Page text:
The network transformation of the Post Office looks certain to result in opportunities for forecourt and convenience operators, business adviser Christie + Co has said.

While the future shape of the Post Office or postal services network in a possible new era of competition is still to be defined in statute, it is almost inevitable that the days of smaller Post Offices are more or less numbered in their current format, according to Allen Shepherd, a director of retail for Christie + Co.

He said: “It is widely known that the Post Office is seeking to reduce its costs, probably in an attempt to remain competitive in a future landscape that sees it forced to compete alongside other mail and postal service providers. An element that has already been identified as a cost-reducer is the core-payment element of the remuneration package currently paid to smaller post offices.

“This leaves these post offices to increasingly rely on pure sales which, when situated next to other, better-placed, convenience stores offering similar products and facilities, will make the post offices more or less redundant. We will undoubtedly see the demise of many poorly- or under-performing post offices,” Shepherd said.

This could open up opportunities for petrol stations, convenience stores, pharmacies, off-licences and their ilk to deliver new-style Post Office services at a fraction of the cost and using up a fraction of the space.

By the end of the Summer it is anticipated that around 50 new main Post Offices and Post Office Local sites will be piloted across the UK in addition to the 16 main and 161 local pilot sites already in operation. The Post Office’s experiences from these pilots will help inform future rollout plans.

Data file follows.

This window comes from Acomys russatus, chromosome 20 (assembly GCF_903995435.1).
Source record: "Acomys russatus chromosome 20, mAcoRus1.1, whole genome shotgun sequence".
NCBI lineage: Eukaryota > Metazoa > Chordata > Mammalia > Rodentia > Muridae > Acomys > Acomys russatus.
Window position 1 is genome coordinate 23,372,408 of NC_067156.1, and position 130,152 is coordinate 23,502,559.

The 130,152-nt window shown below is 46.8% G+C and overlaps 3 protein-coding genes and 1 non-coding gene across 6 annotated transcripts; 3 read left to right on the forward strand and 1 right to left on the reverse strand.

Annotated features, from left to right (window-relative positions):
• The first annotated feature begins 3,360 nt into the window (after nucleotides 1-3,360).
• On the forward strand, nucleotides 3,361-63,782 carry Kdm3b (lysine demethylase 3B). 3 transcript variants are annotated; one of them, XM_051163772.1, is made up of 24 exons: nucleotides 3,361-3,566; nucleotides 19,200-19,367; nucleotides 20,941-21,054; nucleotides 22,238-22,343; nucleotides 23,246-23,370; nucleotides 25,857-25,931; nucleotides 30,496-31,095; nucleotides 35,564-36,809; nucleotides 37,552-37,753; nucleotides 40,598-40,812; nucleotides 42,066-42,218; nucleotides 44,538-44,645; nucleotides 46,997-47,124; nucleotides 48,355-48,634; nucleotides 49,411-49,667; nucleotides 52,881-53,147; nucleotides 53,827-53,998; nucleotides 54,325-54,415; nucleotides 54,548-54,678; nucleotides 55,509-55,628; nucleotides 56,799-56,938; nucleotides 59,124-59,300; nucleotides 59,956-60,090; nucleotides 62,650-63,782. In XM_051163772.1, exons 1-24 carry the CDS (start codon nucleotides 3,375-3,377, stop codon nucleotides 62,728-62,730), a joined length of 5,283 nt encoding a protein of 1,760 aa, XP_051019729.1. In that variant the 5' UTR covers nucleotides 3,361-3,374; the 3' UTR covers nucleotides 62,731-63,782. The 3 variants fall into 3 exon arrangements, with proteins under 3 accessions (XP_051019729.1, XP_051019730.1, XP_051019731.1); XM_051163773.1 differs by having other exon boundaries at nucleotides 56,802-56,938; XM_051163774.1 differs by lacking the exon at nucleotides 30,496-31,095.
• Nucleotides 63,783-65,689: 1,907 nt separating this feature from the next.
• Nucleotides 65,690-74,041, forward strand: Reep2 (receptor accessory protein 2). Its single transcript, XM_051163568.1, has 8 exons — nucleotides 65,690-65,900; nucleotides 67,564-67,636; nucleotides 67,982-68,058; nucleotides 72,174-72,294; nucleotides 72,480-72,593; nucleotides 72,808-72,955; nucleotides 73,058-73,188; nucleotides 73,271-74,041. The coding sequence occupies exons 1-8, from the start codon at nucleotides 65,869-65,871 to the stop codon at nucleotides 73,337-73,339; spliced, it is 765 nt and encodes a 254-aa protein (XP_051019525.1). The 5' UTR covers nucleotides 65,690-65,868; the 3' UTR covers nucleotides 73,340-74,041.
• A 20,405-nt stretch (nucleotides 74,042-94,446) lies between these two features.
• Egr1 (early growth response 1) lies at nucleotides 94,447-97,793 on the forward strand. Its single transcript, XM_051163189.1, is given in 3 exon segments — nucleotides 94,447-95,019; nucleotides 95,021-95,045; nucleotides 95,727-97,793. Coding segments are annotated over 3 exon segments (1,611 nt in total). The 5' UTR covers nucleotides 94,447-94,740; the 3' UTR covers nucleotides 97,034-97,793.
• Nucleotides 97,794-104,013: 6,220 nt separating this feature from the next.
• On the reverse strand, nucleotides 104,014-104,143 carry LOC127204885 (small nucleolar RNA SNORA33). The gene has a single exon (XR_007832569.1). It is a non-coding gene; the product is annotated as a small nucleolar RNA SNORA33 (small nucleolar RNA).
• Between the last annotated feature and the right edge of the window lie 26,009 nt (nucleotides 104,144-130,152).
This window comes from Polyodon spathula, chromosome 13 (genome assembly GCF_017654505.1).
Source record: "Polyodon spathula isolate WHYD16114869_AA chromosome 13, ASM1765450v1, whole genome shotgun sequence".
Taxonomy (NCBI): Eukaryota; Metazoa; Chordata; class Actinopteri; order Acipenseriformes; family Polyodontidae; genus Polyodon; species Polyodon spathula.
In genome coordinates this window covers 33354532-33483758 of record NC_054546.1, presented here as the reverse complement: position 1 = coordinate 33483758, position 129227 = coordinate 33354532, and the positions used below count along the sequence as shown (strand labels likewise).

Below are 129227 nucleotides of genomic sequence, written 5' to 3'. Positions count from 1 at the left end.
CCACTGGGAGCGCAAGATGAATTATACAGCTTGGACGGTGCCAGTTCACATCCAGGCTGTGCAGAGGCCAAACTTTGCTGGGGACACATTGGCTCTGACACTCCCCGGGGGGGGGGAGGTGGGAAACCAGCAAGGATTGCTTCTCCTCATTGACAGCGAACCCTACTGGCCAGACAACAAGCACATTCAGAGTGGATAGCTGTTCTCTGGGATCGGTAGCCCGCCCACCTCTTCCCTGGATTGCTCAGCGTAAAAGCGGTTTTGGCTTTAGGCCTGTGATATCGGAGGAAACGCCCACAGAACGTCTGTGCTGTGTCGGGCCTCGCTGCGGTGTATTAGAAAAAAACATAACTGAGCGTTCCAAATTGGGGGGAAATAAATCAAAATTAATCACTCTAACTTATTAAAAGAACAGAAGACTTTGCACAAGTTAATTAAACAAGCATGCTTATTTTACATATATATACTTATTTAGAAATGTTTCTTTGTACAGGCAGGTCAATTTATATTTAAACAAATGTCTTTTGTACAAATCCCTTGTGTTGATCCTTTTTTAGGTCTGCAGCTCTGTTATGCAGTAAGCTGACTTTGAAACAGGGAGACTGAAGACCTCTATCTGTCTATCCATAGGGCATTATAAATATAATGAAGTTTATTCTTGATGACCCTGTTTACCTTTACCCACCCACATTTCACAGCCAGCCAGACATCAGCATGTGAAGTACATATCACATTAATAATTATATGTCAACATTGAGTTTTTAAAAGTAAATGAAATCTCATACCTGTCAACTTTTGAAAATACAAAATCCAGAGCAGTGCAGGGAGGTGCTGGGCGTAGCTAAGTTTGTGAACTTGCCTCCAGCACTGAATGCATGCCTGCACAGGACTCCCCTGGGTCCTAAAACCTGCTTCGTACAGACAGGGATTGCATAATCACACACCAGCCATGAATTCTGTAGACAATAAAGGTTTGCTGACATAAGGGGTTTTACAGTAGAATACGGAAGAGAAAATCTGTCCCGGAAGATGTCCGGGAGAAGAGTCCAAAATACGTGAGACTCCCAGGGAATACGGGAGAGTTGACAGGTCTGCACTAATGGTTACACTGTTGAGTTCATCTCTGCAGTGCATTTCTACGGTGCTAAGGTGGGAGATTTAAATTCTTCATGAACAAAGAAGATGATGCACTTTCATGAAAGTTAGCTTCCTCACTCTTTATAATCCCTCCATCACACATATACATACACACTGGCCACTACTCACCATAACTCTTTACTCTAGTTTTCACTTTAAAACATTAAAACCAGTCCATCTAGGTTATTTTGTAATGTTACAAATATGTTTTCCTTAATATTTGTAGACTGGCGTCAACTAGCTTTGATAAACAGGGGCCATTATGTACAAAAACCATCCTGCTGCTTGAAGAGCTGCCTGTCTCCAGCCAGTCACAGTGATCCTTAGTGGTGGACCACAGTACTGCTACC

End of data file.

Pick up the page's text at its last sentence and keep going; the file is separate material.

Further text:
Although at the moment the Post Office is working with sub-postmasters who express an interest in converting to a new operating model, and providing them with a £10k budget to invest in their branch, the most likely long-term outcome will see other retail outlets challenging to establish Post Office Local services.

Shepherd said: “Post offices are undoubtedly the pillars of most communities. However, it is a sad fact of life that without the core remuneration package, many will struggle to survive or will simply cease trading. Whilst the Post Office transformation alludes to working with existing sub-postmasters to transform their branches, the simple fact is that existing convenience outlets will be tailor-made to deliver Post Office Local services.”

The Post Office phased programme of modernisation and investment begins in June 2012 and work is expected to continue to 2015, converting 6,000 existing Post Offices to the new Local or Main format, which is almost half of the current network.

“Existing sub-postmasters have the choice of transforming their branch, staying as they are or alternatively leaving the network by relocating or selling their business,” added Shepherd. “There is a tremendous opportunity for new operators to introduce the Local concept into their existing business.

“The Post Office believes that the introduction of the Local concept into a retail business would help drive additional footfall, help retain and win new customers, provide a welcome additional income stream and add a new dimension to any business with many cross selling opportunities — by simply installing a Horizon terminal on to the retail counter, operated by retail assistants rather than dedicated Post Office staff.”

It is anticipated that many business owners will look to introduce a Local concept, where there is no post office in the locality or the current small format office closes, or there is an opportunity to have both a Local format running alongside a Main format in an area.